This isn't my blog, it's Zack's. Zack arrived here seven weeks early, he had no heartbeat and wasn't breathing. He suffered catastrophic damage to his brain, he has cerebral palsy, problems with his hearing, vision and feeding. Our lives are both challenging and extraordinary. He is a gift. I hope that for whatever reason you find yourself reading this blog it can go some way to help those in the same situation and some way to remove the cloak that covers parenting a child with disabilities.
Here's a pop quiz. When does a theatre show for people with PMLD (Profound and Multiple Learning Difficulties) not allow people with PMLD to come along? When it gets it's promotion and booking system completely and utterly ballsed up, that's when!
I don't get to take Zack to anything special that's suitable just for him and his needs very often. Don't get me wrong, he still joins in with all the family fun and activities but the majority of it isn't very suited to his needs.
When I saw a little tweet about a show called Home specifically targeted at an audience for people with PMLD I had to get tickets.
The touring theatre company had shows running at the Lowry so myself and a couple of Zack's friends agreed we would go to the Saturday showing in March as I was advised that this had the most seats available to accommodate our numbers.
All booked, all sorted, and three happy mummy's looking forward to taking their children to a special show.
Four days later I get an email from the Lowry Theatre to contact them as a matter of urgency. It turns out that whoever booked our tickets had over-sold the show and in particular over-sold the seat number to those audience members in wheelchairs.
Oh yes. Despite my statement to the booking lady asking if there is enough room for three wheelchair users and she telling me yes, it turns out each performance can only accommodate six wheelchair uses.
A show that if you read the advertising blurb states it is specifically for people with PMLD but can only accommodate six wheelchair users at a time.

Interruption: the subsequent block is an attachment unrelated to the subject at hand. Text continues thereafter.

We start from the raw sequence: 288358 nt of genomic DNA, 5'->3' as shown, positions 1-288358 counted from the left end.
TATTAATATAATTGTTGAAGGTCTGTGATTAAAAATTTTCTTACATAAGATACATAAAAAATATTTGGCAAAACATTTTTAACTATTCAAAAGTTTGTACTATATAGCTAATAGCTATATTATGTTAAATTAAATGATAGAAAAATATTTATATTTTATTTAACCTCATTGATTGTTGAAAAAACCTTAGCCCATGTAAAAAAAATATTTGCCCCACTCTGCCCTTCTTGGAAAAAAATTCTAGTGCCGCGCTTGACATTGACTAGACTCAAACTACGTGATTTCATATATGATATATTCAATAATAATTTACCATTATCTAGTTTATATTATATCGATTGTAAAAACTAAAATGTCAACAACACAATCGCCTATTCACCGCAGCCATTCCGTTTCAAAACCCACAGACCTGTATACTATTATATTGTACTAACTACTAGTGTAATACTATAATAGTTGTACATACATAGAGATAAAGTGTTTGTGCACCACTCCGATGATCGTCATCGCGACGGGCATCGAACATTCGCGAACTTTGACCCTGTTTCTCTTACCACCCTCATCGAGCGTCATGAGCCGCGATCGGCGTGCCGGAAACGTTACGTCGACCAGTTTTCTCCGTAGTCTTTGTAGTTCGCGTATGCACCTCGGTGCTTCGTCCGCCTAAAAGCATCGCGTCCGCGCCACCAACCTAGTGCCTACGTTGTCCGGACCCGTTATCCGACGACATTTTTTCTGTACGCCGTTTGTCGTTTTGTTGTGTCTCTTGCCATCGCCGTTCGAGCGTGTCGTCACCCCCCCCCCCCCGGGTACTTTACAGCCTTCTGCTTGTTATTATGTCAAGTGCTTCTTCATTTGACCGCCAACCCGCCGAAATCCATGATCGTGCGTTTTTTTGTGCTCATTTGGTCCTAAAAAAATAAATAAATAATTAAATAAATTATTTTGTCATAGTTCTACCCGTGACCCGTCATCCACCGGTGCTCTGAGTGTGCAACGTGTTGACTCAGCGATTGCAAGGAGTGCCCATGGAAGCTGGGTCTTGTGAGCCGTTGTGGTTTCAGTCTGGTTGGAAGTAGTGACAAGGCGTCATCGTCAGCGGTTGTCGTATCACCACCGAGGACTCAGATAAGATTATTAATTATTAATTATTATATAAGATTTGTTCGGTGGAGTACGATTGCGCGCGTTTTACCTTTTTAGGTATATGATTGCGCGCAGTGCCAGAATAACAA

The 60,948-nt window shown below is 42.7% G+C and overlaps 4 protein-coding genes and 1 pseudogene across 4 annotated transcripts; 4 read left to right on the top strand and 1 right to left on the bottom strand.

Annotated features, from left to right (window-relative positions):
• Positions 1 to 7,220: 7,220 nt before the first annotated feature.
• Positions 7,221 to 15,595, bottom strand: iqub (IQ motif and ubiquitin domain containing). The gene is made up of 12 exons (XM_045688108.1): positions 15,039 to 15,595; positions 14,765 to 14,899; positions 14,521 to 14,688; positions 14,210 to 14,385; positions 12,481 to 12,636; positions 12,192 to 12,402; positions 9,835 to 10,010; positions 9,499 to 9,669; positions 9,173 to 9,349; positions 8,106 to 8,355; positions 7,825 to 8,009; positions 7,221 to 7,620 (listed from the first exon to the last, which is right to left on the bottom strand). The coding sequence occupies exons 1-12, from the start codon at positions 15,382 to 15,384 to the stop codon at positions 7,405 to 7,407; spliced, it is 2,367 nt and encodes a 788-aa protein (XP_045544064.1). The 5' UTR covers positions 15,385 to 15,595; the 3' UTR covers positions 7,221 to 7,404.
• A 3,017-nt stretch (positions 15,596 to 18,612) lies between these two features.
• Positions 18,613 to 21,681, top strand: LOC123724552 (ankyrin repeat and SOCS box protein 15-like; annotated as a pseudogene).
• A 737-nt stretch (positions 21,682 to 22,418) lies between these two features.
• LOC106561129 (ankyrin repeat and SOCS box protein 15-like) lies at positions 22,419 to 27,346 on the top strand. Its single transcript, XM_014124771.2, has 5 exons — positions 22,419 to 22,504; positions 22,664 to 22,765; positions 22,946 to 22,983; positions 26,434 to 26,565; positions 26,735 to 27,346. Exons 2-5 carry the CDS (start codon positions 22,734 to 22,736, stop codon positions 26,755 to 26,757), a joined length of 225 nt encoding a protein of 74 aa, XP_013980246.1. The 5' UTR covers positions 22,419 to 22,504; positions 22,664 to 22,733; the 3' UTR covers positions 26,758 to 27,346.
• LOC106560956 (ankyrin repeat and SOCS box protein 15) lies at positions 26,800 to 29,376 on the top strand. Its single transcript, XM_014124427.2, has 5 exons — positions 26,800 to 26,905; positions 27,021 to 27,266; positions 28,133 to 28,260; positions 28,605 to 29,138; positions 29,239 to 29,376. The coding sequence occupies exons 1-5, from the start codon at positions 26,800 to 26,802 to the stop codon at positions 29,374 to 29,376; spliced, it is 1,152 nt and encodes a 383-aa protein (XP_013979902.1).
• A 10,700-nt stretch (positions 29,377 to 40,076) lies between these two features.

So lets get this straight our children are now not being allowed to go to a show catering for their needs because of their disabilities. Oh dear Lord.
No, no, no, no, no. Needless to say I strongly stated how disappointed I was and how it was unacceptable and all the rest of it. Twenty minutes later and another phone call the production company have very kindly managed to accommodate us, adapting the show so that we can come along with our wheelchairs.
Oh, thank you. That's very good of you and we are grateful, miffed off, but grateful. I'm hoping after all the fuss I caused that Zack doesn't decide it's not for him and kicks off big time during show time.
Here I am again. Quicker for you as we have been blog absent for almost a year but The Pants turns eight today.
Eight amazing years of having the divine fortune to have this boy as my son. And we are very fortunate. Even after eight years have past in the blink of an eye I still remember his birth as though it were yesterday. But that cold, hard beginning has lead to peace and happiness. That's not to say it's always glorious, no, it is very tough and relentless but it is etched with utter pure love. And so I am faced again with balloons and presents and cake for a son who is eight. A son who is eight and has never spoken one comprehensible word to me, or ran to me, or held me, or kissed me. But strangely with him I don't need all of that, his eight years represents fight and strength and presence. Look at him and you feel peace. Isn't that what we all need?